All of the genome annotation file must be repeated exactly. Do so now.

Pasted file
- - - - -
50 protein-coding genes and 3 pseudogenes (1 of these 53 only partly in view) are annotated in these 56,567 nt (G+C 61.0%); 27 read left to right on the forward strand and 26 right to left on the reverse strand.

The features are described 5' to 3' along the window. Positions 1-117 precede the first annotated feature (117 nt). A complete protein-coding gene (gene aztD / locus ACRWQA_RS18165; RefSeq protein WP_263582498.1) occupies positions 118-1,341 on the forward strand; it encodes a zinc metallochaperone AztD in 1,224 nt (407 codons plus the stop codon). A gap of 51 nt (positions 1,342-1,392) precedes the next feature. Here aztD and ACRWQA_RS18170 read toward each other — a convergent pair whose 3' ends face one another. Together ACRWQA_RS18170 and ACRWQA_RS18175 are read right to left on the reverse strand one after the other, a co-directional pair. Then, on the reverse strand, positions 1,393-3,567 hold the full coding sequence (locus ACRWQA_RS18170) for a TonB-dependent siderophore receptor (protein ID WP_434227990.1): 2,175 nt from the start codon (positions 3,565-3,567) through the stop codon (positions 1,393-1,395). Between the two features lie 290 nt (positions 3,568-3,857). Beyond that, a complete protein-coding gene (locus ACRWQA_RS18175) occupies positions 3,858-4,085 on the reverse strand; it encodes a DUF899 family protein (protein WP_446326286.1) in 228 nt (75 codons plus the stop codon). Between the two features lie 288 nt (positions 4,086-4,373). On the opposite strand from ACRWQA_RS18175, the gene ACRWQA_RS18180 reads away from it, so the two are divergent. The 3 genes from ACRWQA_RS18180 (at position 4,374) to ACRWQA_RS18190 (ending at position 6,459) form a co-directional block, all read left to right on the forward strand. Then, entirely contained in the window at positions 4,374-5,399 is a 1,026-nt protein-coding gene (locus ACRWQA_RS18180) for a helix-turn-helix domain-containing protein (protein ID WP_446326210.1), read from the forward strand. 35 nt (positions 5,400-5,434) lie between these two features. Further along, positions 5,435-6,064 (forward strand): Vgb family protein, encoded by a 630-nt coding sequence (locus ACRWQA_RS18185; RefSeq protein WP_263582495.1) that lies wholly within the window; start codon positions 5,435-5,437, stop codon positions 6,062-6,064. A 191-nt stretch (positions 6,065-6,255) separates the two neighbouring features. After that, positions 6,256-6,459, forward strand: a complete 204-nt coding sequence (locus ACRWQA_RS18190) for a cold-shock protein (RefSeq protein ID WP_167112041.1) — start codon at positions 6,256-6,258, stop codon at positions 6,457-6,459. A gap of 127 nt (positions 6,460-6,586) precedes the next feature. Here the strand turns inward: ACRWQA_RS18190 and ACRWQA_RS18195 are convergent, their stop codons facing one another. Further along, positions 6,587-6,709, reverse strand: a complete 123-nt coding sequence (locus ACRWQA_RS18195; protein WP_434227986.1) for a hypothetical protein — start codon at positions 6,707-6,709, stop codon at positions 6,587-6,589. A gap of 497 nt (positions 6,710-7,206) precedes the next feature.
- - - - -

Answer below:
50 protein-coding genes and 3 pseudogenes (1 of these 53 only partly in view) are annotated in these 56,567 nt (G+C 61.0%); 27 read left to right on the forward strand and 26 right to left on the reverse strand.

The features are described 5' to 3' along the window. Positions 1-117 precede the first annotated feature (117 nt). A complete protein-coding gene (gene aztD / locus ACRWQA_RS18165; RefSeq protein WP_263582498.1) occupies positions 118-1,341 on the forward strand; it encodes a zinc metallochaperone AztD in 1,224 nt (407 codons plus the stop codon). A gap of 51 nt (positions 1,342-1,392) precedes the next feature. Here aztD and ACRWQA_RS18170 read toward each other — a convergent pair whose 3' ends face one another. Together ACRWQA_RS18170 and ACRWQA_RS18175 are read right to left on the reverse strand one after the other, a co-directional pair. Then, on the reverse strand, positions 1,393-3,567 hold the full coding sequence (locus ACRWQA_RS18170) for a TonB-dependent siderophore receptor (protein ID WP_434227990.1): 2,175 nt from the start codon (positions 3,565-3,567) through the stop codon (positions 1,393-1,395). Between the two features lie 290 nt (positions 3,568-3,857). Beyond that, a complete protein-coding gene (locus ACRWQA_RS18175) occupies positions 3,858-4,085 on the reverse strand; it encodes a DUF899 family protein (protein WP_446326286.1) in 228 nt (75 codons plus the stop codon). Between the two features lie 288 nt (positions 4,086-4,373). On the opposite strand from ACRWQA_RS18175, the gene ACRWQA_RS18180 reads away from it, so the two are divergent. The 3 genes from ACRWQA_RS18180 (at position 4,374) to ACRWQA_RS18190 (ending at position 6,459) form a co-directional block, all read left to right on the forward strand. Then, entirely contained in the window at positions 4,374-5,399 is a 1,026-nt protein-coding gene (locus ACRWQA_RS18180) for a helix-turn-helix domain-containing protein (protein ID WP_446326210.1), read from the forward strand. 35 nt (positions 5,400-5,434) lie between these two features. Further along, positions 5,435-6,064 (forward strand): Vgb family protein, encoded by a 630-nt coding sequence (locus ACRWQA_RS18185; RefSeq protein WP_263582495.1) that lies wholly within the window; start codon positions 5,435-5,437, stop codon positions 6,062-6,064. A 191-nt stretch (positions 6,065-6,255) separates the two neighbouring features. After that, positions 6,256-6,459, forward strand: a complete 204-nt coding sequence (locus ACRWQA_RS18190) for a cold-shock protein (RefSeq protein ID WP_167112041.1) — start codon at positions 6,256-6,258, stop codon at positions 6,457-6,459. A gap of 127 nt (positions 6,460-6,586) precedes the next feature. Here the strand turns inward: ACRWQA_RS18190 and ACRWQA_RS18195 are convergent, their stop codons facing one another. Further along, positions 6,587-6,709, reverse strand: a complete 123-nt coding sequence (locus ACRWQA_RS18195; protein WP_434227986.1) for a hypothetical protein — start codon at positions 6,707-6,709, stop codon at positions 6,587-6,589. A gap of 497 nt (positions 6,710-7,206) precedes the next feature.